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Working holiday maker visa - Meeting the needs of growers in Queensland.

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Working Holiday Maker Visa - Meeting the Needs of Growers in Queensland

Queensland growers will have access to more Working Holiday Makers, as a result of changes starting from 1 November 2005, the Minister for Immigration and Multicultural and Indigenous Affairs, Amanda Vanstone, said today.

‘The Australian Government is offering a second, 12-month Working Holiday Maker visa to working holiday makers who have done at least three months seasonal harvest work in regional Australia,’ Senator Vanstone said.

‘At the moment, Working Holiday Makers are only eligible for one of these visas in a lifetime.

‘The scheme provides a strong incentive to working holiday makers to go out and do harvest work throughout Queensland, but particularly areas like Bowen, Mareeba, Bundaberg, Gatton, St George, Stanthorpe and Atherton - in fact anywhere that needs seasonal labour.’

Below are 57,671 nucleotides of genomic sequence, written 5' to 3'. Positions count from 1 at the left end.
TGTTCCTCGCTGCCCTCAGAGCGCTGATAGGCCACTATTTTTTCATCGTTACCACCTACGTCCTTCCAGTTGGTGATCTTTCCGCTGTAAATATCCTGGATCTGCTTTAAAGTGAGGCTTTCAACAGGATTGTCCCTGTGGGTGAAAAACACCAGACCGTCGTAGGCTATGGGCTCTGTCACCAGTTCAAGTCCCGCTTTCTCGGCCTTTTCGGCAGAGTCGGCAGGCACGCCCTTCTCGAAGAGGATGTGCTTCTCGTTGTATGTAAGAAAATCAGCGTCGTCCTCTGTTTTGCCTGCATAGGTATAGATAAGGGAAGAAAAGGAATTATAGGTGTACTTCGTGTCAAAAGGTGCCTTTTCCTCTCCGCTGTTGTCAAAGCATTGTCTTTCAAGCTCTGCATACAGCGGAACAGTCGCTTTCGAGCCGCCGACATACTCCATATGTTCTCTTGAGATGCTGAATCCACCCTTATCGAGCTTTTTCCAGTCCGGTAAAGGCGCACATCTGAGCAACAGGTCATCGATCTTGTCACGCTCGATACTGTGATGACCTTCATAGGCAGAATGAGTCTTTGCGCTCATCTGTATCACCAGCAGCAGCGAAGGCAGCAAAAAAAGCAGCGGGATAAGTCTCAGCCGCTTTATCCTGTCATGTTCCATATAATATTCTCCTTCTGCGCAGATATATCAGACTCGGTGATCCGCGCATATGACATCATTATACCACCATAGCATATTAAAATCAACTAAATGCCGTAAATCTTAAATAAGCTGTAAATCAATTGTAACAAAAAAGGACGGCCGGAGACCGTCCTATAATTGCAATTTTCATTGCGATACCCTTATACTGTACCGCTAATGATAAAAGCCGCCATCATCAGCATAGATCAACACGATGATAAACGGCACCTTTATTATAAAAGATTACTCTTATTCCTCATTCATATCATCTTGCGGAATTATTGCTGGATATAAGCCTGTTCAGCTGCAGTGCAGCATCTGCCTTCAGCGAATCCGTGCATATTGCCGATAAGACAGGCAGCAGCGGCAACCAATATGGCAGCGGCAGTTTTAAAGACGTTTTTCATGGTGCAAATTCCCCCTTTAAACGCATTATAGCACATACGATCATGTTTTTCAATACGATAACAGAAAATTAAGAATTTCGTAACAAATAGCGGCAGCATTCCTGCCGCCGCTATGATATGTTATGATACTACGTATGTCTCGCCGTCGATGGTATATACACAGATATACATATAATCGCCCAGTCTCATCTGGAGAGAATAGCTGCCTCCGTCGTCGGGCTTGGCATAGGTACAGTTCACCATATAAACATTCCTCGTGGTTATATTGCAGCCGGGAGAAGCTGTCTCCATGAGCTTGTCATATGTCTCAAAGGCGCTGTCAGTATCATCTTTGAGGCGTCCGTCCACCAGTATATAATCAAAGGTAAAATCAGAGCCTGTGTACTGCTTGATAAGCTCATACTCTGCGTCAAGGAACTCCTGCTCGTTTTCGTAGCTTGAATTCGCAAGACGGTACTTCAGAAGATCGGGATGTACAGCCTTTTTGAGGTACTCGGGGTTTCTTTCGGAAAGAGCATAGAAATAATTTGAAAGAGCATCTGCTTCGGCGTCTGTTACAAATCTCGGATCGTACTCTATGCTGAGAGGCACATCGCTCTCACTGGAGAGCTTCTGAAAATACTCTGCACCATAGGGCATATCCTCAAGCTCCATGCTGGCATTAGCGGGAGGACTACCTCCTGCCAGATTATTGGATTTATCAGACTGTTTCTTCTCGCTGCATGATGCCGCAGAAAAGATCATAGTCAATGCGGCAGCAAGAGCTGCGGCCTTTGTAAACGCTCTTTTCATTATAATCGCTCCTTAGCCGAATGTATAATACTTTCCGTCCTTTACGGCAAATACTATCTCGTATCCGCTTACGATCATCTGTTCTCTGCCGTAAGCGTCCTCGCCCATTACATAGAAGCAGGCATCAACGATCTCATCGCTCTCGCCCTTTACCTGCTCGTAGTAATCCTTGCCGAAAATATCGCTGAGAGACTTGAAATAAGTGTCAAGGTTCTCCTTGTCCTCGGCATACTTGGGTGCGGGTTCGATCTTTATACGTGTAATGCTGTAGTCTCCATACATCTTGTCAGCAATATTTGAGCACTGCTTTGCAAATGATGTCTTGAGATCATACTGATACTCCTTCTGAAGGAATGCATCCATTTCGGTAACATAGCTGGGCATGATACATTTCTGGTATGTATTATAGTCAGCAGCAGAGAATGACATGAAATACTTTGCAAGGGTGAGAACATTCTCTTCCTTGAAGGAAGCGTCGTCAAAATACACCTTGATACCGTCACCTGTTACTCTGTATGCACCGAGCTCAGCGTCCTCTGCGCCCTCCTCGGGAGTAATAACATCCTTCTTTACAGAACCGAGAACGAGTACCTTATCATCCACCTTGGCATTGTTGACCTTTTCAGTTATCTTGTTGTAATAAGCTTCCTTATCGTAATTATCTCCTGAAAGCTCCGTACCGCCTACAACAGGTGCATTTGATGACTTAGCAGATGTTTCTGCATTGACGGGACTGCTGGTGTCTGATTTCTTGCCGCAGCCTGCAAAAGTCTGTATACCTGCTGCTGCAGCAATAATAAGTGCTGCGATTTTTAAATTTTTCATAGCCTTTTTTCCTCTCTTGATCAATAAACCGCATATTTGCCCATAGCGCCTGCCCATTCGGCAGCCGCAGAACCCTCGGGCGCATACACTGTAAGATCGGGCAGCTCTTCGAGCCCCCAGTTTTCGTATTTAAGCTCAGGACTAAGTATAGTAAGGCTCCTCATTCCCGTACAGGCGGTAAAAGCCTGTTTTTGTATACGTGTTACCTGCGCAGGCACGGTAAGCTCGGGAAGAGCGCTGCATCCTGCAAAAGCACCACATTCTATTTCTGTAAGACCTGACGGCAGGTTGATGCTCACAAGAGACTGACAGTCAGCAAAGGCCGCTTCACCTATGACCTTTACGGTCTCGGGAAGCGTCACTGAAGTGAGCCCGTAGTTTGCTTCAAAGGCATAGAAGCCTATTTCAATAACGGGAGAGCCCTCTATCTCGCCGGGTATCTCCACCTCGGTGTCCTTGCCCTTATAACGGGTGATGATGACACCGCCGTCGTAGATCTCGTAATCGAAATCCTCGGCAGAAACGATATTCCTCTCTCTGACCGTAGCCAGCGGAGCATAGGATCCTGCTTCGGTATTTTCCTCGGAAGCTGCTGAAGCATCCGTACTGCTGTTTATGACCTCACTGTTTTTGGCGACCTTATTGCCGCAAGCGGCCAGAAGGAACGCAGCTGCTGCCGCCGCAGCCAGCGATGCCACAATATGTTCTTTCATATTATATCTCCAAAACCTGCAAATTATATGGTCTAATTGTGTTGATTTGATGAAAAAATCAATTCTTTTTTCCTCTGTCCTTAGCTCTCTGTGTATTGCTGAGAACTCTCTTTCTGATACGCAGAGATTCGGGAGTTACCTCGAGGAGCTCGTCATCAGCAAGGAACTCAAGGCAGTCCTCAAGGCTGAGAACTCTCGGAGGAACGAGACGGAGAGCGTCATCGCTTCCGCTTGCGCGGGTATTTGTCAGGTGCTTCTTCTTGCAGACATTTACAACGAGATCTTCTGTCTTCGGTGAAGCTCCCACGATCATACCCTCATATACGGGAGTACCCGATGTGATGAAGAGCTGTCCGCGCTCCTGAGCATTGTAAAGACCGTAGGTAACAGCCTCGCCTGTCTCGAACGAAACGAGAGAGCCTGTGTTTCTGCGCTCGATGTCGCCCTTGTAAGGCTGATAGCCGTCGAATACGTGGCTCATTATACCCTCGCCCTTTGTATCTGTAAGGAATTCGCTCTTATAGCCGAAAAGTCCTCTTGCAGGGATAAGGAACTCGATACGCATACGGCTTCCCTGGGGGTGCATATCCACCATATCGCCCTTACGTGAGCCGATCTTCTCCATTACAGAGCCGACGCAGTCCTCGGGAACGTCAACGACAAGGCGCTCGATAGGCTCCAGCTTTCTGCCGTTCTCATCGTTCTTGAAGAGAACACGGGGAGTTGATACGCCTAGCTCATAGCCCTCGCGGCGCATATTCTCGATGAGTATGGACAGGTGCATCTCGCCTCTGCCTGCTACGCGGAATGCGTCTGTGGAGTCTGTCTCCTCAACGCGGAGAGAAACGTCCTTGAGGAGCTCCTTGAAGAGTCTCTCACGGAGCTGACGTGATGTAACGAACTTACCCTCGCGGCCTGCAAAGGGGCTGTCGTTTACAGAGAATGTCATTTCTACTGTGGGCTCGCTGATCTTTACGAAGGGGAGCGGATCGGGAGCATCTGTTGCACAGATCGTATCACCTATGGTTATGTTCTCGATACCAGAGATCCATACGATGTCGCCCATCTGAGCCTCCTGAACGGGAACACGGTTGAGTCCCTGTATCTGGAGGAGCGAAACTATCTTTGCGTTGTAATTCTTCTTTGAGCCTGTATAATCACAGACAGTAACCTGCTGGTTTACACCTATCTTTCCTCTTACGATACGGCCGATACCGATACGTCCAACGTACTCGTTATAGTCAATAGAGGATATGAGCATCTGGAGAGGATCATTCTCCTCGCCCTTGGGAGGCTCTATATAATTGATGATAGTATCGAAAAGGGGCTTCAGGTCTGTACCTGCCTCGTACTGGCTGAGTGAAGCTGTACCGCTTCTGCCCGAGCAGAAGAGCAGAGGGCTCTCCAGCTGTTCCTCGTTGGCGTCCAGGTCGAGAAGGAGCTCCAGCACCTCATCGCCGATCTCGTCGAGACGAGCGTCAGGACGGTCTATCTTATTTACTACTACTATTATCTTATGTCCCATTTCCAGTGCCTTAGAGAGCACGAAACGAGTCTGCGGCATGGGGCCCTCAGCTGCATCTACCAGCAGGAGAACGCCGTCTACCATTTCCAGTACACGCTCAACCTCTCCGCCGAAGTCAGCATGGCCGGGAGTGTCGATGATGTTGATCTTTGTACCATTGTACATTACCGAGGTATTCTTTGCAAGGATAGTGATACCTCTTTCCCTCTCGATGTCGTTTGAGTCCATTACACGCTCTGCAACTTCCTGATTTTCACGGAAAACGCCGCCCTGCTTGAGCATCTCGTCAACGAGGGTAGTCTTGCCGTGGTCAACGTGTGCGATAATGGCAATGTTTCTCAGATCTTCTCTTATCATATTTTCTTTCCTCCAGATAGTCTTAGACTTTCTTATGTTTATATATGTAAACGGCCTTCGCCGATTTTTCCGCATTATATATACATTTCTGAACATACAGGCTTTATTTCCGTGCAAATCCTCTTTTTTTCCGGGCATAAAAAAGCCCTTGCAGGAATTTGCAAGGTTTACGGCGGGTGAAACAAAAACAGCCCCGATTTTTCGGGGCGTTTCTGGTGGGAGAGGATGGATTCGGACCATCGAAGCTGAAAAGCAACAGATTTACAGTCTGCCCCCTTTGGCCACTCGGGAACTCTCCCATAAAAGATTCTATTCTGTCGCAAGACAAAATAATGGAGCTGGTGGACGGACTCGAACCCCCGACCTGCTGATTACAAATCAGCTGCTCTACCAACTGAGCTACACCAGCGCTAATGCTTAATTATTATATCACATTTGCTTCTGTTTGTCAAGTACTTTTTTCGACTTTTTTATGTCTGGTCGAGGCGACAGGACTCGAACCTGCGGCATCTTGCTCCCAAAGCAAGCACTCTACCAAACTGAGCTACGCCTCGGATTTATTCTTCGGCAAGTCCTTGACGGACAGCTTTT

The expansion of the WHM program will help growers in Queensland and give working holiday makers an opportunity to stay an extra year to see more of Australia, providing a boost to tourism industries.

‘Many farmers have told me that Working Holiday Makers are amongst their most valuable workers because of their mobility and enthusiasm,’ Senator Vanstone said.

During the last financial year, over 100 000 working holiday makers visited Australia. Research shows that about 15 per cent of WHMs do harvest work during their stay. The changes aim to substantially increase this number.

Working holiday makers will be expected to provide proof of their harvest work. Farmers may be asked to sign a form, or provide a reference, to verify work done on their farm. The Department of Immigration and Multicultural and Indigenous Affairs may contact growers to check the details provided by the working holiday maker.

Working holiday maker visa applications may be lodged over the Internet. Visit

31 October 2005

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